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Using the POST method in a PHP form

in PHP Form

This tutorial will cover how PHP handles form data posted via the POST method.

Introduction to the form

POST data is submitted by a form and “posted” to the web server as form data. POST data is encoded the same way as GET data, but isn’t typically visible to the user in standard browsers.

Most forms use the post method because it “hides” the form data away from the user and doesn’t clutter up the URL in the address bar.

Note thatĀ GET and POST methods are equally (in)secure.

As easily as a user can monkey with GET data in a URL, the same thing can be done with POST data. You should always assume that the user can submit whatever form and form data that they want to, and process the data accordingly. Don’t trust user input, whether it’s from GET or from POST!

Post data is accessed with the $_POST array in PHP.

<?php
   echo("First name: " . $_POST['firstname'] . "<br />\n");
   echo("Last name: " . $_POST['lastname'] . "<br />\n");
?>
	
<form action="myform5.php" method="post">
   <p>First name: <input type="text" name="firstname" /></p>
   <p>Last name: <input type="text" name="firstname" /></p>
   <input type="submit" name="submit" value="Submit" />
</form>

Using “isset”

You can use the “isset” function on any variable to determine if it has been set or not. You can use this function on the $_POST array to determine if the variable was posted or not. This is often applied to the submit button value, but can be applied to any variable.

For example:

<?php
   if(isset($_POST['submit']) 
   {
      echo("First name: " . $_POST['firstname'] . "<br />\n");
      echo("Last name: " . $_POST['lastname'] . "<br />\n");
   }
?>
<form action="myform5.php" method="post">
   <p>First name: <input type="text" name="firstname" /></p>
   <p>Last name: <input type="text" name="firstname" /></p>
   <input type="submit" name="submit" value="Submit" />
</form>

The above code will only display the submitted values if the submit button was clicked.

Can I use both GET and POST in the same page?

GET and POST occupy different spaces in the server’s memory, so both can be accessed on the same page if you want. One use might be to display different messages on a form depending on what’s in the query string.

http://mysite/myform5.php?lang=english

<?php
   if(isset($_POST['submit']) {
      if($_GET['lang'] == "english") {
         echo("First name: " . $_POST['firstname'] . "<br />\n");
         echo("Last name: " . $_POST['lastname'] . "<br />\n");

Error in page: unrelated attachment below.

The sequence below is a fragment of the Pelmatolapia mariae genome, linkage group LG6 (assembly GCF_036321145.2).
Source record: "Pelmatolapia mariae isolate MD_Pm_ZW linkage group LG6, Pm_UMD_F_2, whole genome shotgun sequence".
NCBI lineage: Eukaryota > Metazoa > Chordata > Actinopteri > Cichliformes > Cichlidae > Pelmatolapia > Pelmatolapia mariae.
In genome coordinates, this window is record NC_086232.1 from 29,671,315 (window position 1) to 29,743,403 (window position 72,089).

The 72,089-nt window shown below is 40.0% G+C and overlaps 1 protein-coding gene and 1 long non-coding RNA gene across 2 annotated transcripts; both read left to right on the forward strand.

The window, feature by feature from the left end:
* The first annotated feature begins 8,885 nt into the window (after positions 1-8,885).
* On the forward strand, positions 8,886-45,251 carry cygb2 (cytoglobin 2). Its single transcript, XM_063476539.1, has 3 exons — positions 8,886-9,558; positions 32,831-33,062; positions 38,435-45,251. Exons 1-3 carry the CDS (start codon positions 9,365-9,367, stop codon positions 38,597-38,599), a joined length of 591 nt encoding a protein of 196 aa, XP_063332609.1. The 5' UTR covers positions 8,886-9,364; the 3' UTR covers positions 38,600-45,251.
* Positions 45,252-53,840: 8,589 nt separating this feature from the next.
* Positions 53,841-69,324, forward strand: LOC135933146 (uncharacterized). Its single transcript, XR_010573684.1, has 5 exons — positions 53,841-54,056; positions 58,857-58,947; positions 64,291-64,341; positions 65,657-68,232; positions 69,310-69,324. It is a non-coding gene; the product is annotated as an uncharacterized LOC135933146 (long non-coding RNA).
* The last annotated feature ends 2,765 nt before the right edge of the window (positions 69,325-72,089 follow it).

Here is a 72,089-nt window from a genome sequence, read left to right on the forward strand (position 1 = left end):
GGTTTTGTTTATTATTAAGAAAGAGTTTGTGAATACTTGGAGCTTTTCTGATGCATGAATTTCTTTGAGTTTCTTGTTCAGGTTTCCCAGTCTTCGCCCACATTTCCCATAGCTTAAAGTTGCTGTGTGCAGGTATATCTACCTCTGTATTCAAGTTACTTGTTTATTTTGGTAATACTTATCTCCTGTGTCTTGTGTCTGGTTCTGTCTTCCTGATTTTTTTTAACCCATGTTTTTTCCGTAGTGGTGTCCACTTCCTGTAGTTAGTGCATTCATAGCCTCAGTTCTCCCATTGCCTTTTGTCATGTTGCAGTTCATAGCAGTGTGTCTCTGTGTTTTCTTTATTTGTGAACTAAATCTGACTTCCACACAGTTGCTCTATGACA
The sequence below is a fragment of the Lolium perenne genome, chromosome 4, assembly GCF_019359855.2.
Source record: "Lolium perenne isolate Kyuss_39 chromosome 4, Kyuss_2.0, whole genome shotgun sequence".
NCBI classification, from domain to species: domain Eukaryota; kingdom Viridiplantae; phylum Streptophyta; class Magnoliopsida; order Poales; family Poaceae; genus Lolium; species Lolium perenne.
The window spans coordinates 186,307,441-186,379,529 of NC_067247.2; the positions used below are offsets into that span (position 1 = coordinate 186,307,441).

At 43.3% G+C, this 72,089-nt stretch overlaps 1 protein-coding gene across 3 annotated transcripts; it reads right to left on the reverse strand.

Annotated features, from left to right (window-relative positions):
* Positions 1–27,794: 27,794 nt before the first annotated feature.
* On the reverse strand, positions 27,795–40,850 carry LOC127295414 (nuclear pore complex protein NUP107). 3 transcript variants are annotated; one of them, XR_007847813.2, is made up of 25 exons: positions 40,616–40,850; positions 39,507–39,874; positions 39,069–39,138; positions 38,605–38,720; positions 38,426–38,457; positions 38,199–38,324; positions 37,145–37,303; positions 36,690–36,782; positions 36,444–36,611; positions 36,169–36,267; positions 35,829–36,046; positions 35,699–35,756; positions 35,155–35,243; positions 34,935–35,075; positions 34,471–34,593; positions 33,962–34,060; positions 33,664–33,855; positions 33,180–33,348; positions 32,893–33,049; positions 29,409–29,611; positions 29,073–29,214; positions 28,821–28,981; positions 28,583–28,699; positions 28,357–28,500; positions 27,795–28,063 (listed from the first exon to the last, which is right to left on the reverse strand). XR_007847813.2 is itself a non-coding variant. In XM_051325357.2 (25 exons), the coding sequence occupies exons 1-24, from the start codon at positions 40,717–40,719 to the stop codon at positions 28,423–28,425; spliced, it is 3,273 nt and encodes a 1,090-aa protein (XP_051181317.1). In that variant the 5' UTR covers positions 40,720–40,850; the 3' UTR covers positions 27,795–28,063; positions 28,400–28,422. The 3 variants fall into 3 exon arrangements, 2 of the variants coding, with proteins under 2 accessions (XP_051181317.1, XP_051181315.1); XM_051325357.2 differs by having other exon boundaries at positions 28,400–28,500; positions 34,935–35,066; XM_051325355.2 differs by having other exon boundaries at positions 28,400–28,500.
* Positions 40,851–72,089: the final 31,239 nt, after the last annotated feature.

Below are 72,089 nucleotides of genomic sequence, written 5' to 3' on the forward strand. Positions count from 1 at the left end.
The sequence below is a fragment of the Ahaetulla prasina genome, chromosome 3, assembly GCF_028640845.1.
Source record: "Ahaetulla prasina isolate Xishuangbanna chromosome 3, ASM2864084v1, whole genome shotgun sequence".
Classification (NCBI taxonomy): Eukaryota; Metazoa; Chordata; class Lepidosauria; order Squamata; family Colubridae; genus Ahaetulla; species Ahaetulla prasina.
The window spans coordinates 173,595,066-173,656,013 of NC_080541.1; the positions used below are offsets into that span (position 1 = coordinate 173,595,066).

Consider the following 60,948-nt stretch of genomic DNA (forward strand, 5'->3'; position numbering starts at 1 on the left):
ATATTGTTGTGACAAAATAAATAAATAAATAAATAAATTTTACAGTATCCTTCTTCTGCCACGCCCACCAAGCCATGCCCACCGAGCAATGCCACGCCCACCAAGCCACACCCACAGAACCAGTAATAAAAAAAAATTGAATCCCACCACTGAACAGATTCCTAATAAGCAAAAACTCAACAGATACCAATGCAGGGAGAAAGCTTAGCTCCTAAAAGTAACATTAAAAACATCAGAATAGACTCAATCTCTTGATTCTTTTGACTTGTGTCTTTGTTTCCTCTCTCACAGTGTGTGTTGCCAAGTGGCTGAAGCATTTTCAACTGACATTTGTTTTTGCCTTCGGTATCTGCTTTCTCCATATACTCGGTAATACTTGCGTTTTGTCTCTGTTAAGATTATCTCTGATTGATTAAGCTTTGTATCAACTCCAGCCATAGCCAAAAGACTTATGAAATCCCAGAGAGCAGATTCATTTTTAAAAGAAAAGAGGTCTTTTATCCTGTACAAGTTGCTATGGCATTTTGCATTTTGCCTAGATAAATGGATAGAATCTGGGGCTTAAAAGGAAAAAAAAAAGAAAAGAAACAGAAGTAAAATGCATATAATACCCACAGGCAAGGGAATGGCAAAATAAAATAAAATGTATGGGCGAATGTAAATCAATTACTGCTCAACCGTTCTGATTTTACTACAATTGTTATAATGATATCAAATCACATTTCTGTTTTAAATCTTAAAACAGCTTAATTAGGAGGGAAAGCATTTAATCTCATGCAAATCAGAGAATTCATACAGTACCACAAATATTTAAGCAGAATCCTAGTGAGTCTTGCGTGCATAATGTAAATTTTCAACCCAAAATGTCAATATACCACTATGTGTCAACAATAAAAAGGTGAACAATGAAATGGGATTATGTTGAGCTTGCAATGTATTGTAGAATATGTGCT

} else if($_GET['lang'] == "spanish") {
         echo("Nombre: " . $_POST['firstname'] . "<br />\n");
         echo("Apellido: " . $_POST['lastname'] . "<br />\n");
   }
?>
<form method="post">
   <p>First name: <input type="text" name="firstname" /></p>
   <p>Last name: <input type="text" name="firstname" /></p>
   <input type="submit" name="submit" value="Submit" />
</form>

Instead of using GET and POST arrays, you can also use the $_REQUEST array, which will contain the combined contents of the data. If GET and POST variables have the same name, POST will take priority. It’s recommended not to do this unless you really have to, because it can be confusing, and it’s best to be clear about where an input is coming from.

One more thing to notice: the “action” on the form is now missing. Technically, this is not valid HTML. However, by not putting in an action, browsers will assume that the form is submitting to itself. This is important because it will also preserve the querystring when the form is submitted (the ?lang=english part). You can use server variables like $_SERVER['PHP_SELF'] and $_SERVER['QUERY_STRING'] to build an action value.

For more information, seeĀ Using PHP_SELF in the action field of a form

Register globals off?

If you are using a version of PHP earlier than 4.2.0, you should strongly consider setting register_globals to “off” in your .htaccess file (if you are using Apache server) for the exact same reasons as were mentioned in the previous tutorial on GET. If you have PHP 4.2.0 or later, don’t worry about it.

More on POST

POST values are unlimited in length, and thus are very well suited for forms, especially forms with a lot of fields.

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Abdul Baquee June 17, 2011 at 6:12 pm

This is really nice and cool post. Thanks Dude !

Les October 18, 2011 at 11:38 am

Very helpful – Many thanks

Tony January 8, 2012 at 9:05 pm

Thanks for this – there’s a simple error here where you use firstname twice!

First name:
Last name:

Tony January 8, 2012 at 9:17 pm

and there’s a ) missing from the end of your first line of the isset example.

I don’t mean to be picky – just wanting to help newbies who may be wondering why the code isn’t working!

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